Light from the Sidra

Va'etchanan ('And I pleaded...')

Torah: Deuteronomy 3:23-7:11. Haftarah: Isaiah 40:1-26

The Chosen People

There’s no doubt about it, Israel – the Jewish people – is unique. Jews are different to everyone else. Some see them as different in a sinister sense – as the people who secretly rule the world for their own ends, for example. For about five years the Jews have been officially the smartest people in the world but you wouldn’t say those things – negative or positive – makes them unique. You wouldn’t use ‘unique’ to describe the Dutch, for example, because they are officially the tallest people in the world.

What sets Israel apart (literally) is that they are holy: ‘For you are a holy people to YHWH your God, (it is) you that YHWH your God chose for him as a treasured people from among all peoples that are upon the face of the soil’ (Dt 7:6, Everett Fox, The Five Books of Moses, A New Translation with Introductions, Commentary and Notes).

According to Deuteronomy 7, God did not choose the Jewish people because of any unique quality in them. He chose them because of the promises and covenant he had made with Abraham, Isaac and Jacob. They were not the greatest nation but they were chosen to be great. They were not the most numerous nation but God had promised the patriarch Abraham that his seed would be as numerous as the stars of heaven and the sand of the seashore. They were not the most holy people in a moral or ethical sense but they were called to be holy and righteous.

There was no way, either, that they were chosen because of the merits of their fathers, as some of the medieval rabbis taught. God loved Israel because he had sworn an oath to Israel’s Patriarchs.

But with privilege comes responsibility. Israel was chosen for a purpose. They were to show the other nations how to live. By living according to God’s commandments and statutes, Israel would be a light to the nations who were in darkness.

See, I am teaching you laws and regulations as YHWH my God has commanded me, to do thus, amid the land that you are entering to possess. You are to keep (them), you are to observe (them), for that will be wisdom-for-you and understanding-for-you in the eyes of the peoples who, when they hear all these laws, will say: Only a wise and understanding people is this great nation! For who (else) is (such) a great nation that has gods so near to it as YHWH our God in all our calling on him? And who (else) is (such) a great nation that has laws and regulations so equitable as all this Instruction [Torah] that I put before you today. (Dt 4:5-8).


True holiness is attractive. By observing the Torah, Israel would show the world how to live; how to live as God intended mankind to live; how to follow the Maker’s instructions. To refuse to live according to Torah or to fail to keep Yahweh’s commandments carried penalties.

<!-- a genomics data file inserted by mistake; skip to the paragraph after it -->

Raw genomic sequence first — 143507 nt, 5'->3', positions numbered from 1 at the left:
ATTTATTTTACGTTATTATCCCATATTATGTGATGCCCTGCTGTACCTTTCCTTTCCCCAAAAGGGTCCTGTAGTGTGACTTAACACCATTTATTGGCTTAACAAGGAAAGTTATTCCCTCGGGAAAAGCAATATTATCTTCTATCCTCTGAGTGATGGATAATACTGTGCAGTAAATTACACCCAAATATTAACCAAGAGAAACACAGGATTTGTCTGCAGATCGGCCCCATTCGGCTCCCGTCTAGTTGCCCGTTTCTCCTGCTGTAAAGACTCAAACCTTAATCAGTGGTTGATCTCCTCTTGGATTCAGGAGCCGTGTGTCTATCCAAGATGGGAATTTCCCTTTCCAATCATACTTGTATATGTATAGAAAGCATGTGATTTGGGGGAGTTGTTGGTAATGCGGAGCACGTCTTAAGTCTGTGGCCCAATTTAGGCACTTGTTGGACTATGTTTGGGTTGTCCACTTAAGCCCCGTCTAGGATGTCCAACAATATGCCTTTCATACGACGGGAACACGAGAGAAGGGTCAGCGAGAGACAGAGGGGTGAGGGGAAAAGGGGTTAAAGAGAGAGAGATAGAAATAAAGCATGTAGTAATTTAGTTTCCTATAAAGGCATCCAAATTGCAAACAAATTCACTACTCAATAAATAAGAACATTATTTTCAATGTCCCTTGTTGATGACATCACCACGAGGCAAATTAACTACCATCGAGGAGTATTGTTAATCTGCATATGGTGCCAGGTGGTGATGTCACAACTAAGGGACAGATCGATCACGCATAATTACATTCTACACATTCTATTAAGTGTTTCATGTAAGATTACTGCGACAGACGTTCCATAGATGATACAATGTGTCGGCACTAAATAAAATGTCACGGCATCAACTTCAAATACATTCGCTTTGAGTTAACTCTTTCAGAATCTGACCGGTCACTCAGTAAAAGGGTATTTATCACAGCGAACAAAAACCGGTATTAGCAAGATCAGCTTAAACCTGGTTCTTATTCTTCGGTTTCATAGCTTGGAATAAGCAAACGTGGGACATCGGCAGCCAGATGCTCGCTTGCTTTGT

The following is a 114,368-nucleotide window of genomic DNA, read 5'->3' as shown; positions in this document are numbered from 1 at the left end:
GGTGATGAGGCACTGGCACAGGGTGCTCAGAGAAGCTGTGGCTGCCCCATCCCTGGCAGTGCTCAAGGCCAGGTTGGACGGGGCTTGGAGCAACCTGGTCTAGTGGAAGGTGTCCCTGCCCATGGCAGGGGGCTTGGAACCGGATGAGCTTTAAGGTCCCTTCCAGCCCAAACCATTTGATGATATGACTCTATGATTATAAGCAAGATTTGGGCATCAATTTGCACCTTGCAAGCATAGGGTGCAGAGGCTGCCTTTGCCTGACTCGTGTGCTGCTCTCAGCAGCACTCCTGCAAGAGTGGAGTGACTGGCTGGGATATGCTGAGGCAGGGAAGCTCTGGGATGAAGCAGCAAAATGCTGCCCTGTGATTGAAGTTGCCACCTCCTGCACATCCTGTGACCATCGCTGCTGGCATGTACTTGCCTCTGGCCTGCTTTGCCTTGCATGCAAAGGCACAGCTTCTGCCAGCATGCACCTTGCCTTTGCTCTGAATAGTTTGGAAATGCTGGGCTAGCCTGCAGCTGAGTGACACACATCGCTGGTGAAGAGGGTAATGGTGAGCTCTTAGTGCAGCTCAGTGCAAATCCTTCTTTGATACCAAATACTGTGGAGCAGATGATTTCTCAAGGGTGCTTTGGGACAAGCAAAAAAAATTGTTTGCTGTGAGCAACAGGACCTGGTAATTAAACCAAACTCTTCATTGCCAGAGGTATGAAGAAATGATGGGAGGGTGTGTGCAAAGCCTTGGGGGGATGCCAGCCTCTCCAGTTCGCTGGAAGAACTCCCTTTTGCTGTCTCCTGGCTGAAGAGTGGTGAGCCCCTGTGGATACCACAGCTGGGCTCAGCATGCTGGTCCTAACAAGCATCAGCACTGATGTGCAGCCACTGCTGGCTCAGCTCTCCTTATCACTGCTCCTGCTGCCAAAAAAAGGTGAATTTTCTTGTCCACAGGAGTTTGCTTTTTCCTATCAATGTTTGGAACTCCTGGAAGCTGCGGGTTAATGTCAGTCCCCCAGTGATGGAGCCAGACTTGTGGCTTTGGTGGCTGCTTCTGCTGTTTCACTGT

The calling of Israel was a call to reflect the holy character of God to the nations that were ignorant of him. The ‘Ten Words’ of Exodus 20 and Deuteronomy 5, which we refer to as the Ten Commandments are not arbitrary stipulations; they reflect the beautiful, holy character of Yahweh, the Creator of the universe.

It might sound ludicrous to say that Yahweh doesn’t have any other gods but himself, but put yourself in the place of the Hebrews who came out of Egypt. In the house of bondage there were dozens of deities; some major, some minor. Yahweh recognises none of them. He is greater than them all, as the plagues of Egypt demonstrated. Indeed, Yahweh is the only God.

Yahweh does not take his name in vain; when he swears an oath, he swears by his own name because no name is greater than his own.

After He created the world he kept Shabbat and gave to man, created in his image, the blessing of a day of rest.

The God of Israel does not murder. Many years ago when I was an atheist, I asked a colleague why he didn’t believe in God. ‘Because he’s a murderer,’ he replied. I didn’t understand what he meant then and I don’t understand it now.

The prohibition against adultery is a command to be faithful and to keep covenant (because whatever else marriage is, it’s a covenant) and the God of Israel, in spite of his people’s unfaithfulness, to this day remains faithful to his covenant with Abraham.

God never steals from us or demands anything from us that doesn’t belong to him by right. He doesn’t bear false witness against us and he never covets anything belonging to us.

Imagine if Israel had lived up to God’s required standard. Imagine if we all lived according to the ‘Ten Words’! but instead of Israel influencing the nations, the nations influenced Israel. But God has not given up on his chosen people and although he punishes them, the Haftarah calls upon whoever hears to comfort Israel with the Messianic Good News that her iniquities have been paid for.

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